Report: Traditional methods of personalization don’t work for millennials and Gen Z
The report from video platform VidMob also found that despite a waning interest in celebrity tie-ins, influencers still have an effect on Gen Z.
Want to connect with young people? Traditional means of personalizing ads to appeal to Gen Z and millennials are stale, according to new research from video platform VidMob.
VidMob surveyed 1,000 16- to 24-year-olds (Gen Z) and 1,000 25- to 34-year-olds (millennials) about a number of issues related to how they act online, including their behaviors around social media and video advertising.
The survey found that ads that young adults were more likely to interact with were those that reflect similar taste or style (55 percent) than ads with a celebrity (45 percent) or people the same age (29 percent). This is opposed to more traditional methods of personalization, such as matching gender, age, ethnicity or featuring a person’s name.
Variances emerged between the age groups. For example, 41 percent of Gen Z respond to ads they feel are visually beautiful versus only 32 percent of millennials.
The study found that 44 percent of Gen Z get annoyed or start to dislike brands when their ads are overly repetitive, while 34 percent of millennials either tune out or start to dislike. VidMob Chief Marketing Officer Stephanie Bohn told me that this is part of a trend toward younger audiences liking brands less due to ad repetition.
“Only one in four claim that seeing an ad multiple times helps them remember what is being advertised,” Bohn told me.
Nearly half of millennials (48 percent) prefer shorter videos compared to 34 percent of Gen Z, who are mostly interested in better music.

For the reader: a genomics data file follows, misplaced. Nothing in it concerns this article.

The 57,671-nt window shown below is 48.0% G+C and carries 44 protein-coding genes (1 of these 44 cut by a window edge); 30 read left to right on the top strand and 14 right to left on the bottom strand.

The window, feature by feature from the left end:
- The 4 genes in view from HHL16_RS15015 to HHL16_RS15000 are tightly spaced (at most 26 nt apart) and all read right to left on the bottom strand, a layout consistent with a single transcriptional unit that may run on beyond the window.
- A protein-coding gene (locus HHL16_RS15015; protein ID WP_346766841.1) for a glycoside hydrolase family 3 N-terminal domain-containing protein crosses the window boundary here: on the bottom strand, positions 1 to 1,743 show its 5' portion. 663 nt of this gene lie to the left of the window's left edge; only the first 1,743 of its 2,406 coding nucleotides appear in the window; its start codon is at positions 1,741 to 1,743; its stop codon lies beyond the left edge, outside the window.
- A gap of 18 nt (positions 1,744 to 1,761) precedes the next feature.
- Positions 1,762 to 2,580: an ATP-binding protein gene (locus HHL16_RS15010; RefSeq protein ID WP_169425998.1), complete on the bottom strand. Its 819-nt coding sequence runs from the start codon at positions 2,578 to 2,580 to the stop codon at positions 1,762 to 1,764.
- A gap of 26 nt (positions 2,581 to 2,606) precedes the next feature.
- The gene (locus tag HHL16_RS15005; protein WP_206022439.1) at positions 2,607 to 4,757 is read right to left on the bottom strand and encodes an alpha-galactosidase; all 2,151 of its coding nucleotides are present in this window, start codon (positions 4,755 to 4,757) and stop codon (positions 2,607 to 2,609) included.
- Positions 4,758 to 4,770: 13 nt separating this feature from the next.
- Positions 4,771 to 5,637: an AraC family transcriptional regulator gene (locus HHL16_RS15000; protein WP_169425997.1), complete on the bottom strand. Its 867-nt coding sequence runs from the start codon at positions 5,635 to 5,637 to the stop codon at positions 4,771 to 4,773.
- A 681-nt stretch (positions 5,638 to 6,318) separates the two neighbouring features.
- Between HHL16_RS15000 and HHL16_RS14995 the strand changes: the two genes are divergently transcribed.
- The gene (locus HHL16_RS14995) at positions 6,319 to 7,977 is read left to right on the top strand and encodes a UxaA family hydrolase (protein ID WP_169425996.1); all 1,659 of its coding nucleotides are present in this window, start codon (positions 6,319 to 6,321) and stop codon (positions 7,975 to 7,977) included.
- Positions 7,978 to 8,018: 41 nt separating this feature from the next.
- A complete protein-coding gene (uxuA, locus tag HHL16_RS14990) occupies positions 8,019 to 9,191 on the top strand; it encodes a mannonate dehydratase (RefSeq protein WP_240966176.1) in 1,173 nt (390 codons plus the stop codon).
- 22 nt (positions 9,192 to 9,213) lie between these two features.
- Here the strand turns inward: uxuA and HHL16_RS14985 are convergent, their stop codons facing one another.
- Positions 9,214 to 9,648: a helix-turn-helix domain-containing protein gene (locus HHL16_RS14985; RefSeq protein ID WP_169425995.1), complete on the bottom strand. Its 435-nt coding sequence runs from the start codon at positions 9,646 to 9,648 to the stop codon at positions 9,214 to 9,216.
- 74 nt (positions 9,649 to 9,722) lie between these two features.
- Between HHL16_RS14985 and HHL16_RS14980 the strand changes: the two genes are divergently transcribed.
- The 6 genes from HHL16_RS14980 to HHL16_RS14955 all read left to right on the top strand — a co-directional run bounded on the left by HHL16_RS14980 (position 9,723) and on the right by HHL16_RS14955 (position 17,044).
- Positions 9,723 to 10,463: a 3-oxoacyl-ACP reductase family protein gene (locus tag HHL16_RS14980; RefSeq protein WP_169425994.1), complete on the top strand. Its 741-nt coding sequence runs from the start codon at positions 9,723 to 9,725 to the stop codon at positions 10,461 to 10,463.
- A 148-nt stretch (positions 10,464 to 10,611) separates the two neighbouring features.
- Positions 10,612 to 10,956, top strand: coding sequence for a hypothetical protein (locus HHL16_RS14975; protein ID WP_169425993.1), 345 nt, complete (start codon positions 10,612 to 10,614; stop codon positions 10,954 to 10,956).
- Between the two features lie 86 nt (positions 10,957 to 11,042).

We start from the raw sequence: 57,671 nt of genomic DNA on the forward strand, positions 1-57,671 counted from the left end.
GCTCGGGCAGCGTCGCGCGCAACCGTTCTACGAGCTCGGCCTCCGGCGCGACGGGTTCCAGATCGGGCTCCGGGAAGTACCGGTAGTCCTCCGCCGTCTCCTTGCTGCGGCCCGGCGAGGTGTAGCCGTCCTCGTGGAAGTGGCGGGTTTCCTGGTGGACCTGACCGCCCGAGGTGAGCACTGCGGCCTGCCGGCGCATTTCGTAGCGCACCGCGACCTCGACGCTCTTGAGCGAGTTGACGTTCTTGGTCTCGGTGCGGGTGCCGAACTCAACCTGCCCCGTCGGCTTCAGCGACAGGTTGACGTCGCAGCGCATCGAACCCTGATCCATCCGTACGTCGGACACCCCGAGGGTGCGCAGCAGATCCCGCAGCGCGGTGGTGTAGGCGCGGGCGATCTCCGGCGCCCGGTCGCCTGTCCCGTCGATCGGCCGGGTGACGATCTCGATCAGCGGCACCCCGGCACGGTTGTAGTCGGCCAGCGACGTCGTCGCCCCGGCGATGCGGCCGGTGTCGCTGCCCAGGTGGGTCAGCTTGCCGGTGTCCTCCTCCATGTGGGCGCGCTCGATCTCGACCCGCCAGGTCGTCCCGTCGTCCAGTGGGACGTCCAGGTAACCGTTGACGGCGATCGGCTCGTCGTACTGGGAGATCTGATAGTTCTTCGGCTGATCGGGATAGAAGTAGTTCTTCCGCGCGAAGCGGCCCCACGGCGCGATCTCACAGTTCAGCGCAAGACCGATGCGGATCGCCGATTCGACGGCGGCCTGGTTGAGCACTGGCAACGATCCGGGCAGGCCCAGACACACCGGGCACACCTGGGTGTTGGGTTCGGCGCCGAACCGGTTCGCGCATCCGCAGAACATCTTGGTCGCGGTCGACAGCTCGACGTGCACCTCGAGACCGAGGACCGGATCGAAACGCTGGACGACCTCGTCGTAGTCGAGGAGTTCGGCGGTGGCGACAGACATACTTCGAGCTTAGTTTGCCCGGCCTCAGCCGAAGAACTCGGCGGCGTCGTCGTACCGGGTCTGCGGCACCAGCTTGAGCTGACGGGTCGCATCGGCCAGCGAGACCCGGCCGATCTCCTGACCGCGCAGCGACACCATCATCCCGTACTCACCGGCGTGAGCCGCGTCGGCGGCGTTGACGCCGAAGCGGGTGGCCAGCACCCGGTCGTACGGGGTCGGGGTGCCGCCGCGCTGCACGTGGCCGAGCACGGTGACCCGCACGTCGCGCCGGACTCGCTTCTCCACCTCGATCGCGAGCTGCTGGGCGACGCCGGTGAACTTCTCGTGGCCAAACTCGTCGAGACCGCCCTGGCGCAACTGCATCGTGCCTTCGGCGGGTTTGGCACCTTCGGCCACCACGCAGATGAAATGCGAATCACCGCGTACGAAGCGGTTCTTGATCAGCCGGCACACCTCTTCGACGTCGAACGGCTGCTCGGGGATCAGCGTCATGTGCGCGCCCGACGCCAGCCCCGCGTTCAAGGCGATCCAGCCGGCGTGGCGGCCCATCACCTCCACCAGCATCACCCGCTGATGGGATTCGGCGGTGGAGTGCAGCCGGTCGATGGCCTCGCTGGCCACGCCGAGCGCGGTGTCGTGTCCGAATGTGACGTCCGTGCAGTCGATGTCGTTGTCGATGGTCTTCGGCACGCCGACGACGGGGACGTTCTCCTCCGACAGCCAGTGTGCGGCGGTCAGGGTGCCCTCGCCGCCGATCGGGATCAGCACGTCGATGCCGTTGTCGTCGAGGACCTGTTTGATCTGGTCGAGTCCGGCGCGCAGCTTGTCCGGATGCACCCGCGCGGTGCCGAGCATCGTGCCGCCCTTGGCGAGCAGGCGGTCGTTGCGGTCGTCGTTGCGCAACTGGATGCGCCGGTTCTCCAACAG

The report also delivered insights on how this demographic is using social media. Across both groups, 42 percent spent more time on social media this year over last year. And Stories on all platforms are getting a lot of play. A whopping 70 percent of Gen Z regularly watched Stories on Snapchat and Instagram.
The differences between the groups are also evident in the platforms they use:
And laughter seems to be the best medicine, with 56 percent of Gen Z females favoring humor over celebrity-focused videos (only 17 percent).
Bohn told me that “brands that present ads with style that resonates have a greater chance of being liked by young consumers.”
“Social users are bombarded with content, and it’s harder than ever for advertisers to capture attention, particularly the attention of GenZ,” Bohn said. “This report has implications for marketers looking to connect with younger audiences. Demographics and the celebrity factor also influence likability, but sense of style is the leading factor.”
Bohn said that though younger people are less interested in celebrity tie-ins, advertisers should still include them in their media mix.
“What we glean from these findings is that younger consumers respond better to ads that offer a reflection of themselves, or their aspirational selves,” Boh said. “Celebrity status seems to be less influential than personal style but certainly nothing to dismiss, especially when trying to reach GenZ.”